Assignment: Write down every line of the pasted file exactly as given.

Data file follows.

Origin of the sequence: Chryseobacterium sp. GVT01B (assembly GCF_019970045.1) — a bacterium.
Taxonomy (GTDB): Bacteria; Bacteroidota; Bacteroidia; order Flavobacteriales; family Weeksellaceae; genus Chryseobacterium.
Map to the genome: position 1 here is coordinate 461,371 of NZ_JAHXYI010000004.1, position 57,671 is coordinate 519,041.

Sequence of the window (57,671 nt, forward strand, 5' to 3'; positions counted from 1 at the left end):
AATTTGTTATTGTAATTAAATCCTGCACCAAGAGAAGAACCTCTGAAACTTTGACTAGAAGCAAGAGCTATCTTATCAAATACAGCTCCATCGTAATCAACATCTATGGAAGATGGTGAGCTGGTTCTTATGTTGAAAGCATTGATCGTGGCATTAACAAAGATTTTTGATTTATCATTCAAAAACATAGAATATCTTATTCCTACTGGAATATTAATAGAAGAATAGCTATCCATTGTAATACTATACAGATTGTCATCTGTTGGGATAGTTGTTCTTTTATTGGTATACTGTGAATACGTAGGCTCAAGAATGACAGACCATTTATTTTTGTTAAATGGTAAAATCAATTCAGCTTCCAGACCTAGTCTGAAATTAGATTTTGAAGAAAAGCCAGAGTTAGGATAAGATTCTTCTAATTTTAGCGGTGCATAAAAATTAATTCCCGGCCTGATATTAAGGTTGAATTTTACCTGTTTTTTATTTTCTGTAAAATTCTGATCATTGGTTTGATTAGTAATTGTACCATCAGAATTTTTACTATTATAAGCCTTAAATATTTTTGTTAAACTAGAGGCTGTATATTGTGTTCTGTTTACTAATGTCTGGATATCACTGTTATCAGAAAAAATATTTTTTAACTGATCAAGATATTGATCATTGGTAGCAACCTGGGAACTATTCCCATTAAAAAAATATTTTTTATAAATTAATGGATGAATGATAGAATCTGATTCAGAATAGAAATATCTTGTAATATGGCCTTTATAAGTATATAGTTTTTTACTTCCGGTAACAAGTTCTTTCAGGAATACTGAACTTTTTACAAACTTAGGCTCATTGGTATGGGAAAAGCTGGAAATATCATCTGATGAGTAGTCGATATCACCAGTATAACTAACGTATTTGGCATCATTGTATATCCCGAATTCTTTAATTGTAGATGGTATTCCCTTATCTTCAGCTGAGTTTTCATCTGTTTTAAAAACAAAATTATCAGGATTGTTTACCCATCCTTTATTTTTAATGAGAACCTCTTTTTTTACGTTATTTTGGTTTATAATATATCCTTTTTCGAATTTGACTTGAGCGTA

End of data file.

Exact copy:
Origin of the sequence: Chryseobacterium sp. GVT01B (assembly GCF_019970045.1) — a bacterium.
Taxonomy (GTDB): Bacteria; Bacteroidota; Bacteroidia; order Flavobacteriales; family Weeksellaceae; genus Chryseobacterium.
Map to the genome: position 1 here is coordinate 461,371 of NZ_JAHXYI010000004.1, position 57,671 is coordinate 519,041.

Sequence of the window (57,671 nt, forward strand, 5' to 3'; positions counted from 1 at the left end):
AATTTGTTATTGTAATTAAATCCTGCACCAAGAGAAGAACCTCTGAAACTTTGACTAGAAGCAAGAGCTATCTTATCAAATACAGCTCCATCGTAATCAACATCTATGGAAGATGGTGAGCTGGTTCTTATGTTGAAAGCATTGATCGTGGCATTAACAAAGATTTTTGATTTATCATTCAAAAACATAGAATATCTTATTCCTACTGGAATATTAATAGAAGAATAGCTATCCATTGTAATACTATACAGATTGTCATCTGTTGGGATAGTTGTTCTTTTATTGGTATACTGTGAATACGTAGGCTCAAGAATGACAGACCATTTATTTTTGTTAAATGGTAAAATCAATTCAGCTTCCAGACCTAGTCTGAAATTAGATTTTGAAGAAAAGCCAGAGTTAGGATAAGATTCTTCTAATTTTAGCGGTGCATAAAAATTAATTCCCGGCCTGATATTAAGGTTGAATTTTACCTGTTTTTTATTTTCTGTAAAATTCTGATCATTGGTTTGATTAGTAATTGTACCATCAGAATTTTTACTATTATAAGCCTTAAATATTTTTGTTAAACTAGAGGCTGTATATTGTGTTCTGTTTACTAATGTCTGGATATCACTGTTATCAGAAAAAATATTTTTTAACTGATCAAGATATTGATCATTGGTAGCAACCTGGGAACTATTCCCATTAAAAAAATATTTTTTATAAATTAATGGATGAATGATAGAATCTGATTCAGAATAGAAATATCTTGTAATATGGCCTTTATAAGTATATAGTTTTTTACTTCCGGTAACAAGTTCTTTCAGGAATACTGAACTTTTTACAAACTTAGGCTCATTGGTATGGGAAAAGCTGGAAATATCATCTGATGAGTAGTCGATATCACCAGTATAACTAACGTATTTGGCATCATTGTATATCCCGAATTCTTTAATTGTAGATGGTATTCCCTTATCTTCAGCTGAGTTTTCATCTGTTTTAAAAACAAAATTATCAGGATTGTTTACCCATCCTTTATTTTTAATGAGAACCTCTTTTTTTACGTTATTTTGGTTTATAATATATCCTTTTTCGAATTTGACTTGAGCGTA